Sunday, May 22, 2011


The best opera evenings are where everything simply coalesces. The singers are on the mark, the direction is sharp, the sets and costumes agree with the music, the orchestra sounds fresh. Rarely does this happen. Certainly I didn’t expect it for the Staatsoper’s production of Don Carlo, a revival of a seven-year-old production, billed specifically as a vehicle for René Pape to sing the towering role of Philip II. Generally if one singer is trumpeted over the rest, the result is an uneven affair of awkward dominance, with the star reigning supreme while everybody else runs scared.

Fortunately, this was not the case at Friday’s Don Carlo. There was not a single weak link in the cast, the orchestra gave a sturdy if undistinguished performance under the baton of Massimo Zanetti, and Philipp Himmelmann’s staging matched the drama of Verdi’s opera, performed in its four-act, 1883 Italian revision.

Don Carlo, based on a Schiller play, tells a grim tale of religion intersecting with politics and love: King Philip II of Spain is to marry Princess Elizabeth of France to seal peace between the countries, though his son Don Carlo is madly in love with her. In revolt, Carlo takes up the cause of freeing Flanders, various machinations occur, the Inquisition rears its ugly head, and all ends in misery.

Himmelmann places the opera in a vaguely contemporary setting, with the characters clad in the outfits of modern aristocracy (tuxedos, three-piece suits, slinky dresses). Much of the staging rotates around a dinner table at which the principal characters sit, eat, and make love, emphasizing the family dynamic of the opera and the stifling conformity demanded by both royal and Catholic authority. Schoolgirls point guns at the audience, heretics are hung from their feet, but nothing gets too crazy by Berlin Regie standards.

Verdi’s opera is about the irrelevance of speaking truth to power. The loyal, freedom-loving Rodrigo fails to win over Philip’s support for Flanders and arouses the ire of the Grand Inquisitor, ending in his death; the people, finally compelled to rebel against Philip’s tyranny and free Carlo from prison, balk at the presence of the Grand Inquisitor—they will overthrow the government but not the church. Himmelmann matches this oppressive dynamic with stark sets drained of color. At the end of Act II, the four principals dine together while watching an auto-da-fé hanging of heretics, the ultimate sign of complacency in the face of evil.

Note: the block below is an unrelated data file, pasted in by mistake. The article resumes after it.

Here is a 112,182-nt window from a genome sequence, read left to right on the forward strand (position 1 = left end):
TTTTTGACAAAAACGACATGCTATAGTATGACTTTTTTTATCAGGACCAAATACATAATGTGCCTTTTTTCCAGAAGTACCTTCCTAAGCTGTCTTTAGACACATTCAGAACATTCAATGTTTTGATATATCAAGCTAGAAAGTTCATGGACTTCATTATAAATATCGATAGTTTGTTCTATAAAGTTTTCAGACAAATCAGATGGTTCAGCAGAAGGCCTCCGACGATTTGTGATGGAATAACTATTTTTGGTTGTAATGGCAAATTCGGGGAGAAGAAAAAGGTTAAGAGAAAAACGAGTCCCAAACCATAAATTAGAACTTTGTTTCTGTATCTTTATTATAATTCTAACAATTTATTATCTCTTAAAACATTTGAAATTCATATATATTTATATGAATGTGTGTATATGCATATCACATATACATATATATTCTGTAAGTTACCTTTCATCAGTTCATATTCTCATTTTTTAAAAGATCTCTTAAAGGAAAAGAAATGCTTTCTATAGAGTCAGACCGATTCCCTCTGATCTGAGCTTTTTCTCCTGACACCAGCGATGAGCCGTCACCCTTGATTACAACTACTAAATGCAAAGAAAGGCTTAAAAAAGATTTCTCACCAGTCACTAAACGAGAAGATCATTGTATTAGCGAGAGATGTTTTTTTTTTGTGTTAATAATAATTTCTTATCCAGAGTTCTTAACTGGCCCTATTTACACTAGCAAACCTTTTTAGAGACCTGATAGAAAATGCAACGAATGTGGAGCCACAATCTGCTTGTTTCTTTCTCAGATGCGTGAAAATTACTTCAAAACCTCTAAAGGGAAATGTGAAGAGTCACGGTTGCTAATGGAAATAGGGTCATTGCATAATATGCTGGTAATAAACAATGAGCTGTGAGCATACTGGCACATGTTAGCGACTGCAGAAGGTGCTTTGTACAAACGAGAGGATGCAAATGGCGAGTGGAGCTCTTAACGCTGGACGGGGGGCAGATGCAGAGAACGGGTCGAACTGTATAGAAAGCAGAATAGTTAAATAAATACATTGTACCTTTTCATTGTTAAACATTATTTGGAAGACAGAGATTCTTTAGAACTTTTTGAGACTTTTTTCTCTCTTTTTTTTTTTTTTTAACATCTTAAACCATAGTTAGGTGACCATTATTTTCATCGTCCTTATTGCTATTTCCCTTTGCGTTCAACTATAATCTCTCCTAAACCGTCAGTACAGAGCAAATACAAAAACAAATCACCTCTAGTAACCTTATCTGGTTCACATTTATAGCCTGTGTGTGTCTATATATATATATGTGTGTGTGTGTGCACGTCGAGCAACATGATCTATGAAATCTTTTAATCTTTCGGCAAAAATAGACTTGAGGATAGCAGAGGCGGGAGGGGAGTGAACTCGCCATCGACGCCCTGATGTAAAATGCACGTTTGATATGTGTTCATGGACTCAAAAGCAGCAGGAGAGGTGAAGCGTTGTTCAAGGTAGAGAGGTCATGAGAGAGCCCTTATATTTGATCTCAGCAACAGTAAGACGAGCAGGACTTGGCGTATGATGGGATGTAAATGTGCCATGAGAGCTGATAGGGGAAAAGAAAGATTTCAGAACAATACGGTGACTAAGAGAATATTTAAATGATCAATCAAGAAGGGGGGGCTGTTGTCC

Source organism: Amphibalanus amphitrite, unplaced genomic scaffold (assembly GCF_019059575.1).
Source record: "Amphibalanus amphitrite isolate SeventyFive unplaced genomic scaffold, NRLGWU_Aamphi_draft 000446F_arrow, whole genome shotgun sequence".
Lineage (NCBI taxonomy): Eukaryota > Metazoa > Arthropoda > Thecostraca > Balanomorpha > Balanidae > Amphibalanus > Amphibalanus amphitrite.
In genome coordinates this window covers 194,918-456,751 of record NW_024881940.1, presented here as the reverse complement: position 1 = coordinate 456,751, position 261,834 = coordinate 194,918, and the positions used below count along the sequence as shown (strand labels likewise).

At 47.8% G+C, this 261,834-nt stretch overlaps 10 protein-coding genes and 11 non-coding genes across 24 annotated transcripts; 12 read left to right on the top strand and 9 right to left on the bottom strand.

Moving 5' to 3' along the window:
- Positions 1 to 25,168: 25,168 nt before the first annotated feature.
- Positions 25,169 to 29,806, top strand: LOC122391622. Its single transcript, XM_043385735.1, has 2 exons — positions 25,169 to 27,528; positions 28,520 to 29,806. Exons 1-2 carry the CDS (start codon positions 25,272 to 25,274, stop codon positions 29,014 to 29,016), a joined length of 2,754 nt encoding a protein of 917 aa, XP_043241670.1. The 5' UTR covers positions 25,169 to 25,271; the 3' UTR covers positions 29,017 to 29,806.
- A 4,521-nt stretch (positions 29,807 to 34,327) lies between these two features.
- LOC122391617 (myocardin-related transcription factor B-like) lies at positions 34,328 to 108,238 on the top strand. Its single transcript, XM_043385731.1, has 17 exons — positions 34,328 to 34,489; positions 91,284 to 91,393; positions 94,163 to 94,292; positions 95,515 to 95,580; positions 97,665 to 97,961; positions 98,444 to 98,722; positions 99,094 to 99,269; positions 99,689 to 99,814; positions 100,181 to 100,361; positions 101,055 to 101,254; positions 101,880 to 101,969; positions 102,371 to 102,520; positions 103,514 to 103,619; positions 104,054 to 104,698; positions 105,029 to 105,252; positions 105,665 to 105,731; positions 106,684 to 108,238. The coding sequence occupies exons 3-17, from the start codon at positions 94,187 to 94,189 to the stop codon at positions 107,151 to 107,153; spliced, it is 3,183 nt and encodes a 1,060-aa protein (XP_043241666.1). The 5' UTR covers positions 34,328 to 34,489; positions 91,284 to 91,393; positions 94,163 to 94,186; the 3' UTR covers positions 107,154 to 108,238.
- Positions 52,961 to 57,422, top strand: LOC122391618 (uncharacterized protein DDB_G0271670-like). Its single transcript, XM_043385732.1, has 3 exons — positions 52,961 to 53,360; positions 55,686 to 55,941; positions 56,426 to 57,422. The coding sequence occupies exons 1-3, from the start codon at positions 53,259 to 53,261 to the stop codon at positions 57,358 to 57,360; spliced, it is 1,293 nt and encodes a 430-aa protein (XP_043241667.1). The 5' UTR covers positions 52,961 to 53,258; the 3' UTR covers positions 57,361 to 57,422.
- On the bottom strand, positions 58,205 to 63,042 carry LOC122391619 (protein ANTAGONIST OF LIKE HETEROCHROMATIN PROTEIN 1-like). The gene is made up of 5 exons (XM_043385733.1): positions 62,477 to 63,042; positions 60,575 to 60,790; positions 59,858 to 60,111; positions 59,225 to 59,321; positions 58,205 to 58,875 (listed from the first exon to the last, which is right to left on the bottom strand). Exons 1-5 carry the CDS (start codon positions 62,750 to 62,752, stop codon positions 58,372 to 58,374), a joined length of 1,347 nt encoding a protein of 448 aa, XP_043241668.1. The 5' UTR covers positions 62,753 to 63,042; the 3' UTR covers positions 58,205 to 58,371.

Pape commanded the stage, embodying the role of the tormented monarch and achieving a resplendent terror in the opera’s most agonizing moments. His tortured monologue in Act III, when he realizes that his wife never loved him, was haunting and nuanced, his stentorian bass flecked with pain as he seemed to drown under his own power. Fabio Sartori and Alfredo Daza were a potent pair as Don Carlo and Rodrigo, the former with a soaring voice and the latter commanding with rich, bold hues. Amanda Echalaz sung the role of Elizabeth with glowing piety and Nadia Krasteva displayed refined coloratura as the sex-crazed Princess Eboli. Rafal Siwek made a fearsome Grand Inquisitor, regrettably looking like a Men in Black extra in sunglasses and a suit (the only real mistake of the production).

Verdi is at the height of his abilities in Don Carlo, with slashing music constantly racing towards the opera’s tragic end. At times, the orchestra seethes with rage before suddenly evaporating into bouncy lightness; the charming music which accompanies the execution of heretics makes a horrifying juxtaposition. In the final scene, after his friend Rodrigo has died, Don Carlo attempts to flee to Flanders and is stopped by his father and the Grand Inquisitor. Verdi writes that Philip demands Carlo’s execution, but suddenly the king’s father, the ghost of the emperor Charles V, rises from the grave and steals Carlo away. Instead, in Himmelmann’s version, Philip’s lackeys shoot Carlo in cold blood. As Charles V sings “The sorrows of the earth follow us even in this place,” Philip, the Grand Inquisitor, and Elizabeth sit down to dinner. The king butters bread and his wife pours tea, chillingly indifferent to the voice of God.


  1. Thanks for the insightful review. It's always nice to hear about the evenings when everything "clicks." Forgive what may be a very ignorant question, but when and in what context was Rodrigo's role revised for a tenor?

  2. The ignorance was all mine! Of course Rodrigo is a baritone role, thanks for the correction.